I’ve published more than 500 articles on my blog. And every single time, I had to beat procrastination before I even wrote the first sentence.
Once I wrote the first sentence, the second was easier, the third was even easier than that, and so forth. But it wasn’t always like this; in the past, I never got to the first sentence. I never started. And as a result, I didn’t finish things either.
Since 2015, I’ve been sending out a weekly newsletter. I’ve published 7 books and created 6 online courses. In addition to that, I’ve been writing a new book since 2021, called The Stoic Path to Wealth, which will be published by Portfolio / Penguin on February 27, 2024.
The past 8 years have been the most productive years of my life. I’ve also learned more new things than ever.
Here are 10 of those lessons I’ve learned. I hope they will inspire you to live a productive life.
- There will never be a perfect time for anything—If you’re waiting until a moment when life will be less hectic, I can tell you that moment will never come. Really. Life is always difficult and hectic. When do you have complete serenity? You always have responsibilities. Our job as reliable adults is to deal with those responsibilities and not run away from them. Deal with your tasks head-on. And move on to the next one. Then, just keep moving.
- Beating procrastination is an ongoing process—Getting things done in your life and career is just like going to the gym. If you stop working on your productivity skills, you will automatically become unproductive. You will procrastinate more. Therefore, keep yourself accountable, focus on proven strategies to overcome procrastination, and keep moving forward.
- Knowledge work requires a lot of energy—Most jobs in today’s economy require us to think outside of the box. Jobs are getting more complex. We need multiple skills to perform well. All this requires thinking. And thinking is just as hard as physical work. But we don’t treat it that way. Make sure you don’t strain your brain too much.
- Protect your time—Say no to things that are unimportant. Saying yes to everything is a recipe for a miserable life. Practice saying no every single day. You don’t have to be a party pooper. Simply be more mindful of how you spend your time.
- Enjoy the process—If you always focus on the end goal, you’re never present. And that’s a sure way to become depressed. Life doesn’t happen in the future. It happens NOW. So never forget that you must enjoy today. If today sucks, make today better. Don’t keep hoping that your future will be better. You might not be here anymore.
- Learn how to be more effective—Look, productivity is a skill. And not only that, it’s a skill that you need to sharpen all the time. If I stop reading and learning about productivity, I will procrastinate like a 16-year-old kid who thinks that life is endless. We’re no longer kids. We need to make sure we know how to get the most out of our time. We need to be effective.
- Everything is connected—Beating procrastination and getting work done is connected with everything else in your life: how much you’ve slept, what you ate, who you spent your time with, and how you look at life. That’s why tactics don’t work. You must have a holistic strategy for living a productive life.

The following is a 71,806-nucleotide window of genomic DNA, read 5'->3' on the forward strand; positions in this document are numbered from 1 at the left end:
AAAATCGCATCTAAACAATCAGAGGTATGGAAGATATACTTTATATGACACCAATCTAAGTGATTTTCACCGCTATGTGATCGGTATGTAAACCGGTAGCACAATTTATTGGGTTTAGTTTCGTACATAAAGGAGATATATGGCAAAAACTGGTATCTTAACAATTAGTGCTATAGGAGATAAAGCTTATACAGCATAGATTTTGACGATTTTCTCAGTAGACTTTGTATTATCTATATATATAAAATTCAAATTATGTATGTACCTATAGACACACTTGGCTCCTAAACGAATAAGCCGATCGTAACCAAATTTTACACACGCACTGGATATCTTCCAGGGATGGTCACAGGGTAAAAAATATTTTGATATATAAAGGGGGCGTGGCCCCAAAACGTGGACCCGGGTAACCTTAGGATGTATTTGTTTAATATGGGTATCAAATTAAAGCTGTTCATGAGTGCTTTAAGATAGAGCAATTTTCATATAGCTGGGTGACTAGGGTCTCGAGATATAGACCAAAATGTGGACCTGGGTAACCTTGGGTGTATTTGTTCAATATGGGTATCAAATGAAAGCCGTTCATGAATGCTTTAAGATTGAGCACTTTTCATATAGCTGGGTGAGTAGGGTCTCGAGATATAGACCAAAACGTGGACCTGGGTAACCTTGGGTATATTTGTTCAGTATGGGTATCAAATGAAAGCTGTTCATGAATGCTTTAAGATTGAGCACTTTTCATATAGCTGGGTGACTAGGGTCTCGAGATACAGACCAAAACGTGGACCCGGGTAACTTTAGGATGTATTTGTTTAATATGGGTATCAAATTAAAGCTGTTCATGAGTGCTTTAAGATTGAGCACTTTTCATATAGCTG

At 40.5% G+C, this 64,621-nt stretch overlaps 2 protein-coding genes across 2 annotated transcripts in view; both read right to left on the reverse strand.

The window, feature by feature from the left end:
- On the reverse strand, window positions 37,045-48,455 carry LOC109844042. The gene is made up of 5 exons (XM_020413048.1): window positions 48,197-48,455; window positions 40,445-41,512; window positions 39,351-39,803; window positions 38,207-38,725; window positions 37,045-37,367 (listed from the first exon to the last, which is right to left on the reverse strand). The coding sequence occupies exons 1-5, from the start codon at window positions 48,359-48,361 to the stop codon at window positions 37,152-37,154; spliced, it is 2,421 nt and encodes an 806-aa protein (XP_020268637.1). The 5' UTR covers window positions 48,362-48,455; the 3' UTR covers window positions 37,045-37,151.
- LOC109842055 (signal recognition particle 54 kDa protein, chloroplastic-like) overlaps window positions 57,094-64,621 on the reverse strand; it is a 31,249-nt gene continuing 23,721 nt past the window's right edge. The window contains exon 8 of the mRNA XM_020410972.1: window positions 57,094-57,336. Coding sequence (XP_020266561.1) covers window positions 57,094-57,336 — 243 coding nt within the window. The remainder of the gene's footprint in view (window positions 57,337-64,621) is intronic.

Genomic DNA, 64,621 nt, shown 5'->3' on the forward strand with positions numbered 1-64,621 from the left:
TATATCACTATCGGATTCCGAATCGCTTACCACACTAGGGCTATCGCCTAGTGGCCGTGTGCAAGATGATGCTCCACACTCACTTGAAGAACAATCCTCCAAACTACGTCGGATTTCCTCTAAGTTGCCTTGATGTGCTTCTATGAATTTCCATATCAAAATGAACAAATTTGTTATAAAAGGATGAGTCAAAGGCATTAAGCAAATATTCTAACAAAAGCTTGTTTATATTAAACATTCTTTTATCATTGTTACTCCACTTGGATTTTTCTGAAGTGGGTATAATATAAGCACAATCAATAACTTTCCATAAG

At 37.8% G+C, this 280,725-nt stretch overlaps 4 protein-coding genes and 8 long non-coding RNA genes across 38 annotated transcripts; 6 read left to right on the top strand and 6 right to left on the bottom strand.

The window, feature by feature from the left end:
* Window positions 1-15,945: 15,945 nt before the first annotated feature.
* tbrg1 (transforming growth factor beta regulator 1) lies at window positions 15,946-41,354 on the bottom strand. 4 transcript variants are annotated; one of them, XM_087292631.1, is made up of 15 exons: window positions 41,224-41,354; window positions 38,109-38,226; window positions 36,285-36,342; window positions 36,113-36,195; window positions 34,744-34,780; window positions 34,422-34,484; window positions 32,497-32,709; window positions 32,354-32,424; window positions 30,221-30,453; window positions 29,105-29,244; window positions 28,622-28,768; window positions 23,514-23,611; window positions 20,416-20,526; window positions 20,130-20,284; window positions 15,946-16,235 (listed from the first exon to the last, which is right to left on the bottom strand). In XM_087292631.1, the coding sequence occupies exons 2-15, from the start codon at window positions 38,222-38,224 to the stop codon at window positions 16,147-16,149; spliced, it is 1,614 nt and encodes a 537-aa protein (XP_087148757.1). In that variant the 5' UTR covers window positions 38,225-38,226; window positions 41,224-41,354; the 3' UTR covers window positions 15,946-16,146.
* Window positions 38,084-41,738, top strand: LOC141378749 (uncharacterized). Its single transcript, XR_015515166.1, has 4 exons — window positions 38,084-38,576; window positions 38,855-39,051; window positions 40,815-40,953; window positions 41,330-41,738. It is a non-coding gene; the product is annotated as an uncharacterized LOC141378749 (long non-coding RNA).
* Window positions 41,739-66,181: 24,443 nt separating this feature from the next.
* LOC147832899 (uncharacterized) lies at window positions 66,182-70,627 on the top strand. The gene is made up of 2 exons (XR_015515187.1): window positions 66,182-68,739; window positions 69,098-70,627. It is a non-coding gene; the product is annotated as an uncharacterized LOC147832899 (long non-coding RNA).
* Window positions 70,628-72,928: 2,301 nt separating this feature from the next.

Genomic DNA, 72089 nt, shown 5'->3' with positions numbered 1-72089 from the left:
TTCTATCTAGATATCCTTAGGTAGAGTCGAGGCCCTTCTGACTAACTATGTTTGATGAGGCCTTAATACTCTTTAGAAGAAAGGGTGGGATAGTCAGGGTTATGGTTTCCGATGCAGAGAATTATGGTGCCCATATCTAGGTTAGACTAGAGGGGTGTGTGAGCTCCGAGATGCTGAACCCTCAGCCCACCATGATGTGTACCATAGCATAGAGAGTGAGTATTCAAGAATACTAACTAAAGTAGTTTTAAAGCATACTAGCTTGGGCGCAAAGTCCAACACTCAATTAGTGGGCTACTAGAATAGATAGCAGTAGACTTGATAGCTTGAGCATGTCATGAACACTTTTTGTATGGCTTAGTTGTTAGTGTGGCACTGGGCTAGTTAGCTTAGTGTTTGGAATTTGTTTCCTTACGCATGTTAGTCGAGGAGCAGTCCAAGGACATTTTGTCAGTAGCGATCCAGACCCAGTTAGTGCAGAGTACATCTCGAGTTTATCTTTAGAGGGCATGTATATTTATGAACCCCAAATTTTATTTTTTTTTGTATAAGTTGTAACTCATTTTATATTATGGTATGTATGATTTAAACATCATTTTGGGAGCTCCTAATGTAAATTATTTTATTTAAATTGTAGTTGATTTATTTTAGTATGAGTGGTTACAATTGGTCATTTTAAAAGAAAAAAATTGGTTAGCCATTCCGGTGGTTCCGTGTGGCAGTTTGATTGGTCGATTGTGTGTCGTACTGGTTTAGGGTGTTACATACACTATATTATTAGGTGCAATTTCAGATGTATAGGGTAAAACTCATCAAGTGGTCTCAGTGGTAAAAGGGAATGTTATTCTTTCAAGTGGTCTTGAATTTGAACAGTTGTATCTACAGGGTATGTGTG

- Accountability creates consistency—This can come in many forms. You can register for a class and form an accountability group with students, you can hire a coach, you can publicly announce your work, you can tell your friends and family about what you’re working on. Just don’t expect that people who are not motivated will hold you accountable. We’ve all started new activities with friends who gave up after a month. Find a system that works and doesn’t rely on friends or family. Take your life and career seriously and find people who have the same mindset.
- You will get better each year—Unfortunately, I can’t say you’ll get better every day. Consistently overcoming procrastination takes time. And that’s why most people are inconsistent. You must have patience. We don’t become instant achievers within a day. Knowledge, like making money with investing, compounds over years, not days.
- Beating procrastination improves self-confidence—This is one of the biggest benefits I’ve seen. When you actually do what you say, you will feel better about yourself. You will be a reliable person. Someone who can execute. That gives you a track record. It also says that you’re someone who knows how to achieve something. Not a lot of people can say that.
- We can make everything easier, but we still have to do it
Ultimately, that’s the main lesson I learned about life and work. We have to do it. Saying that you will be a better person is worthless. You must do it.
The same is true for starting a business, finding a new job, getting in shape, or earning more money. The foundation of all achievement is action.
When you consistently beat procrastination and achieve results, you no longer have to prove yourself with words. You don’t need to explain yourself to anyone.
You simply let your results speak for you. That’s the power of overcoming procrastination. Every day, you don’t want to do the work—you want to escape. That’s what millions of people do. But you decide to take a different path.
You wake up and you do the work today. And you do it again tomorrow. And so forth.
All the best, my friend. Talk to you again in the next article.